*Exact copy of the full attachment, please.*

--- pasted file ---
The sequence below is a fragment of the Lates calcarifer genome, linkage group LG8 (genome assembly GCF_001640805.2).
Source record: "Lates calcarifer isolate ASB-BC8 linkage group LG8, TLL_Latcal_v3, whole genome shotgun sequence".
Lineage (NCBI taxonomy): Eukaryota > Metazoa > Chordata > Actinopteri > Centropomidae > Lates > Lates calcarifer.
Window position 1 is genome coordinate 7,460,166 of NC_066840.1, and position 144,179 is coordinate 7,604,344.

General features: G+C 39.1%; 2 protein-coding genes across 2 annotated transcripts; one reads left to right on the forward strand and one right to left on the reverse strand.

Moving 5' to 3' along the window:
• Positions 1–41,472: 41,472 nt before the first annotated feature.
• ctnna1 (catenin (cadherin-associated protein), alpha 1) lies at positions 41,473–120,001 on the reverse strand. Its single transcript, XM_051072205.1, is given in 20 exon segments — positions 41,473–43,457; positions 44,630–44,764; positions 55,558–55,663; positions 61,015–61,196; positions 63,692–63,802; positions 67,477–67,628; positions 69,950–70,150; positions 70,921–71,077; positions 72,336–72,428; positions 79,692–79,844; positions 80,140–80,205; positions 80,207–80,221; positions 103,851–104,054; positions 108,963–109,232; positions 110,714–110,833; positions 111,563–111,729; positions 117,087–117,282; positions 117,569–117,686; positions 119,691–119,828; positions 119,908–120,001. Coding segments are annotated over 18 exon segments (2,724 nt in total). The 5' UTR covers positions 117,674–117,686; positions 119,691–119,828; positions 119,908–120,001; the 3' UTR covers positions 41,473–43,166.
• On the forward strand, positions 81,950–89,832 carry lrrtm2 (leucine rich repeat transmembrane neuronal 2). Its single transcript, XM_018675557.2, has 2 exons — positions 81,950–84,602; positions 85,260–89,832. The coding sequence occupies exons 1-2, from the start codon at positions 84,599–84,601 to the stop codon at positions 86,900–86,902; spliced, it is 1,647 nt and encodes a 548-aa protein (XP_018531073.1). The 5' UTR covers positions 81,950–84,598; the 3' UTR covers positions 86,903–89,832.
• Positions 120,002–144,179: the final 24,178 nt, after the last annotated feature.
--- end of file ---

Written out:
The sequence below is a fragment of the Lates calcarifer genome, linkage group LG8 (genome assembly GCF_001640805.2).
Source record: "Lates calcarifer isolate ASB-BC8 linkage group LG8, TLL_Latcal_v3, whole genome shotgun sequence".
Lineage (NCBI taxonomy): Eukaryota > Metazoa > Chordata > Actinopteri > Centropomidae > Lates > Lates calcarifer.
Window position 1 is genome coordinate 7,460,166 of NC_066840.1, and position 144,179 is coordinate 7,604,344.

General features: G+C 39.1%; 2 protein-coding genes across 2 annotated transcripts; one reads left to right on the forward strand and one right to left on the reverse strand.

Moving 5' to 3' along the window:
• Positions 1–41,472: 41,472 nt before the first annotated feature.
• ctnna1 (catenin (cadherin-associated protein), alpha 1) lies at positions 41,473–120,001 on the reverse strand. Its single transcript, XM_051072205.1, is given in 20 exon segments — positions 41,473–43,457; positions 44,630–44,764; positions 55,558–55,663; positions 61,015–61,196; positions 63,692–63,802; positions 67,477–67,628; positions 69,950–70,150; positions 70,921–71,077; positions 72,336–72,428; positions 79,692–79,844; positions 80,140–80,205; positions 80,207–80,221; positions 103,851–104,054; positions 108,963–109,232; positions 110,714–110,833; positions 111,563–111,729; positions 117,087–117,282; positions 117,569–117,686; positions 119,691–119,828; positions 119,908–120,001. Coding segments are annotated over 18 exon segments (2,724 nt in total). The 5' UTR covers positions 117,674–117,686; positions 119,691–119,828; positions 119,908–120,001; the 3' UTR covers positions 41,473–43,166.
• On the forward strand, positions 81,950–89,832 carry lrrtm2 (leucine rich repeat transmembrane neuronal 2). Its single transcript, XM_018675557.2, has 2 exons — positions 81,950–84,602; positions 85,260–89,832. The coding sequence occupies exons 1-2, from the start codon at positions 84,599–84,601 to the stop codon at positions 86,900–86,902; spliced, it is 1,647 nt and encodes a 548-aa protein (XP_018531073.1). The 5' UTR covers positions 81,950–84,598; the 3' UTR covers positions 86,903–89,832.
• Positions 120,002–144,179: the final 24,178 nt, after the last annotated feature.